US teen Shiffrin chases gold in women's slalom, her specialty
KRASNAYA POLYANA, Russia -- Mikaela Shiffrin came to the Sochi Games hoping for two medals. Didn't matter one bit that she's only 18 or that she's at her first Olympics.
After a fifth-place finish in the giant slalom, the American gets to race Friday in her specialty, the slalom, which she has ruled for the past two years, including a world championship and World Cup title. She's won eight of the past 18 slaloms; no one else has won more than two in that span.
It's the last women's event on the Alpine hill at Rosa Khutor, and the second leg will be under the lights at night.
''I've been preparing for this for my entire life, really. Whether I knew it or not at the time, every single instance, every event that's happened to me - it's been preparation for this and preparation for whatever happens in my future,'' Shiffrin said. ''I've always been really aware of that.''
That's why Shiffrin was able to smile and even laugh and, at least publicly, brush aside whatever disappointment she might have felt when she wound up out of the medals in the giant slalom on Tuesday.
Asked that day which of her two GS runs she would like to redo, she replied: ''I wouldn't redo any of them. I think this was supposed to happen.''
In what way?
''I believed that I wasn't going to win my first World Cup slalom race until I was ready, because if I won it a minute sooner, then I wouldn't be able to continue to win,'' explained Shiffrin, who lives in Eagle-Vail, Colo.
''And I think it's the same for my first GS. I was really thinking that my first GS win would be at the Olympics, and that would be such a cool thing to accomplish. But it's just something that I accept: I got fifth today,'' she said. ''There are four girls who skied better than I did, and I'm really excited to analyze their skiing and analyze mine.''
The GS winner was Tina Maze of Slovenia, who also took gold in the downhill, and can become only the second woman in Olympic history with three titles at a single Winter Games. Janica Kostelic of Croatia did it at the 2006 Turin Olympics.
Maze pushed Shiffrin during the 2012-13 World Cup season for the slalom title. It came down to the last race, when Shiffrin took first place and Maze was third.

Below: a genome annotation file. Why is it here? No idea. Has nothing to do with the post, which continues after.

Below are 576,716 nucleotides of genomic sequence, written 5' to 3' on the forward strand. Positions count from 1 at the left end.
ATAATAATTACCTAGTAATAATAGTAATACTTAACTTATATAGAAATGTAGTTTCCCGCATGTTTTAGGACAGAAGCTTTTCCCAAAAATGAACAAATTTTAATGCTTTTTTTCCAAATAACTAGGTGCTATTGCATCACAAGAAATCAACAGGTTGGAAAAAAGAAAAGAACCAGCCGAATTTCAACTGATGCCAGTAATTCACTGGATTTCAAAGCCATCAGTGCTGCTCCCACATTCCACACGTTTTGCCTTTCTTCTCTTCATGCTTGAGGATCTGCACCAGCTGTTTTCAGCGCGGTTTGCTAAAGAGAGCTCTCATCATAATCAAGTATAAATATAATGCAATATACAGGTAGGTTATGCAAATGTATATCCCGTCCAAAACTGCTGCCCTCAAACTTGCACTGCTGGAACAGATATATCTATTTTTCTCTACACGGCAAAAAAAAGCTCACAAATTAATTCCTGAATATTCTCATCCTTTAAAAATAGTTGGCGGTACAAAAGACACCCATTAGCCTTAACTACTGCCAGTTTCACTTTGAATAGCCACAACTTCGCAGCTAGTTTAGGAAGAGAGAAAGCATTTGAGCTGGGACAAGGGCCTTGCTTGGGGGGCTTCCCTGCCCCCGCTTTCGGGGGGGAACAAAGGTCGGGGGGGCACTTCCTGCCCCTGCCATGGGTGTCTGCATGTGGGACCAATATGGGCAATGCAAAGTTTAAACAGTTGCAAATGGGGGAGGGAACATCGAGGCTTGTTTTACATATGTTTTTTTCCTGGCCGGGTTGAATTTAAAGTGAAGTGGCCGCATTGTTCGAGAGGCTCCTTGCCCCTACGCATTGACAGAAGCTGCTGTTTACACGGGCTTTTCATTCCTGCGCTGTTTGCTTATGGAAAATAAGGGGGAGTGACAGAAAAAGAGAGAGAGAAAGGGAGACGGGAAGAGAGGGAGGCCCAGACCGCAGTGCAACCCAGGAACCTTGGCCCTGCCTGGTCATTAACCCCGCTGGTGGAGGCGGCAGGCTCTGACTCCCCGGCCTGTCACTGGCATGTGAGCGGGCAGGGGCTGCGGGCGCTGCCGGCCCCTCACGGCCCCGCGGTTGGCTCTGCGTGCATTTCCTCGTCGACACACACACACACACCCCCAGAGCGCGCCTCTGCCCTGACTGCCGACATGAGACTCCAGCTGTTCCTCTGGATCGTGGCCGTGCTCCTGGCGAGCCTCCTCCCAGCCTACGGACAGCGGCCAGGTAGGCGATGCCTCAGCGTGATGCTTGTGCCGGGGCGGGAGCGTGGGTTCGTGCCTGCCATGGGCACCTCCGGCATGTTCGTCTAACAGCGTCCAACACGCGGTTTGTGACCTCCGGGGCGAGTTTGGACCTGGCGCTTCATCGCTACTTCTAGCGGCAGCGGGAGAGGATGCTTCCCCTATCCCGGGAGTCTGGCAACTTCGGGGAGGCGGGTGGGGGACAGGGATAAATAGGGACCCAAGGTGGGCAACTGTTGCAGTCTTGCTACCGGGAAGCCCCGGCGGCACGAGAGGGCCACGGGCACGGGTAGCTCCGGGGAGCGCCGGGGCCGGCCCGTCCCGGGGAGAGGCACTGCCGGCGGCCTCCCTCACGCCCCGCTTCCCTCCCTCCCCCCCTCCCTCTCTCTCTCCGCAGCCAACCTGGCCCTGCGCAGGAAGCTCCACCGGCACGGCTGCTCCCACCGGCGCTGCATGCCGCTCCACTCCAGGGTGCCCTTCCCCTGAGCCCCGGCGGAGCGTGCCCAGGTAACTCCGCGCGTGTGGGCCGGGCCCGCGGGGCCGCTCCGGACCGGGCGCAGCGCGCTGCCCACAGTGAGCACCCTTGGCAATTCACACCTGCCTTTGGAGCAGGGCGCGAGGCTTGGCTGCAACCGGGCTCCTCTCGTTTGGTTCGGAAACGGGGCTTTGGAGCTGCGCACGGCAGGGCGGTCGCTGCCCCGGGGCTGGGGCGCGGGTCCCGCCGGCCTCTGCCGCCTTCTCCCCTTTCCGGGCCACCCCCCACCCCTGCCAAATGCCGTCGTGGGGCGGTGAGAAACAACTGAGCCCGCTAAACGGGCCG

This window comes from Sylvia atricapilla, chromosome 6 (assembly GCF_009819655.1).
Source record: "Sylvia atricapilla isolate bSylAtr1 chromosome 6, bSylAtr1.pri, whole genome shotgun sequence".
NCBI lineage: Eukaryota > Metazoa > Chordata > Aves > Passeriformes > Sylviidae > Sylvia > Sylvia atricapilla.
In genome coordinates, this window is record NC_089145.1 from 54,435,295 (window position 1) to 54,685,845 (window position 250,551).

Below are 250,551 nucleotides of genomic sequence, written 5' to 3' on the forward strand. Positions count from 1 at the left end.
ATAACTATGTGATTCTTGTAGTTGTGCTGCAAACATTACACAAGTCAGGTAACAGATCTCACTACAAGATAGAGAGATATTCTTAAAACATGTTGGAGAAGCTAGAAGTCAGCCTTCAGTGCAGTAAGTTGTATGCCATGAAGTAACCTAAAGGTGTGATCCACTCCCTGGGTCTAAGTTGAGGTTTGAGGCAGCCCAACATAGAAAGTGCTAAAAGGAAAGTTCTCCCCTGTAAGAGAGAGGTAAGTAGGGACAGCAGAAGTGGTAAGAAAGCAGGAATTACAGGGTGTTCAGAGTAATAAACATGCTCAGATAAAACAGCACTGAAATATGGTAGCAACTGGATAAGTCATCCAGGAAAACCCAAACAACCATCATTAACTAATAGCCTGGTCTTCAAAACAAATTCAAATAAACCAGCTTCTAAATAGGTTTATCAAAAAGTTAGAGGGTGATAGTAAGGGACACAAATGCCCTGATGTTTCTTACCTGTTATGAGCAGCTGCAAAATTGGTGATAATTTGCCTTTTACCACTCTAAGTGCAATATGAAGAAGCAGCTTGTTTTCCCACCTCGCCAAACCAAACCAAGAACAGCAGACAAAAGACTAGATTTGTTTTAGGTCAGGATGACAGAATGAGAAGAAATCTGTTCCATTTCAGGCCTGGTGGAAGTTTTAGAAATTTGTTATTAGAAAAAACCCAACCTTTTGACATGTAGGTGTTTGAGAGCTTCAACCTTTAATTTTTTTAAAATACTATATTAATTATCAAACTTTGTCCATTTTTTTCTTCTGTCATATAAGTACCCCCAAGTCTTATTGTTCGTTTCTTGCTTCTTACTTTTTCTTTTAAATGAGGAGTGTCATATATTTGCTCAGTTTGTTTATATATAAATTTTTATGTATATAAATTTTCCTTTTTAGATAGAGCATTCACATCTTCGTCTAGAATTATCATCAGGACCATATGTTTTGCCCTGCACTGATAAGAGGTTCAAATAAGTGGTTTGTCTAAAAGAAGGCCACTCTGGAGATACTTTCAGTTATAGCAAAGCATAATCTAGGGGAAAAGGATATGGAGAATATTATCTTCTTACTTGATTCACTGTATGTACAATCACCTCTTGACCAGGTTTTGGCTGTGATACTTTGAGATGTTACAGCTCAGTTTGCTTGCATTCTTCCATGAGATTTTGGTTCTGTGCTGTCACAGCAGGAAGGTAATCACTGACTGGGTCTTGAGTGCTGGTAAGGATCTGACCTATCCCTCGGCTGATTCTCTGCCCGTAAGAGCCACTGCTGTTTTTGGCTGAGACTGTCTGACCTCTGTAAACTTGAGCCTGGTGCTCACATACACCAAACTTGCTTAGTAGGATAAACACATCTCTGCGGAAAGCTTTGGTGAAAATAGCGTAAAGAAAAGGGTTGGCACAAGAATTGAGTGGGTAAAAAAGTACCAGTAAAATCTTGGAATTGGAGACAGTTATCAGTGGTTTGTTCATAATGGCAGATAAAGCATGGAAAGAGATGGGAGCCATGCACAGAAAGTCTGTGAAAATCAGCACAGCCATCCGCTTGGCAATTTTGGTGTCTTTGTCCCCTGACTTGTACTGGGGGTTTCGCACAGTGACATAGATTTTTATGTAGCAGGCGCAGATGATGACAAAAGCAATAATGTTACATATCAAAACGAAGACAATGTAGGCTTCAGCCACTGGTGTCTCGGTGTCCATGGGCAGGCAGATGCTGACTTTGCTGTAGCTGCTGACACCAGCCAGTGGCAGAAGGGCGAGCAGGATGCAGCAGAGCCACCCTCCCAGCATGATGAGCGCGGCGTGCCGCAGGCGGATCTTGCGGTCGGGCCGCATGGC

''Now she's done GS, so will probably be more relaxed for slalom,'' Maze said about Shiffrin. ''She's a great athlete. She has a great team around her. They are working really good. For that age, she's great, amazing.''
Others to watch Friday include the defending champion, Maria Hoefl-Riesch of Germany, Marlies Schild of Austria, and Frida Hansdotter of Sweden, who won the most recent World Cup slalom on Feb. 2 in Kranjska Gora, Slovenia, and is second, behind Shiffrin, in the season standings.
Hansdotter also was the slalom bronze medalist at last year's world championships, where Shiffrin became the youngest woman to win a world title since 1985.
Hoefl-Riesch already owns four Olympic medals, including a super-combined gold and super-G silver at the Sochi Games, but she skipped the giant slalom because she's been dealing with a cold and breathing problems. After practicing Thursday, though, she decided to compete in the slalom, Germany's Alpine spokesman Ralph Eder told The Associated Press.
Schild's only Sochi event is the slalom. She was the 2010 silver medalist and holds the World Cup record of 35 victories in that discipline, with two this season.
If it comes down to Shiffrin vs. Schild on Friday, the president of the Austrian ski federation, Peter Schroecksnadel, thinks the difference could depend on the snow conditions.
''If it's softer snow like (it's been), I think Shiffrin has the advantage, because Marlies likes skiing on hard ice,'' Schroecksnadel said. ''Shiffrin is a very smooth skier. I think she has very good chances to win the slalom.''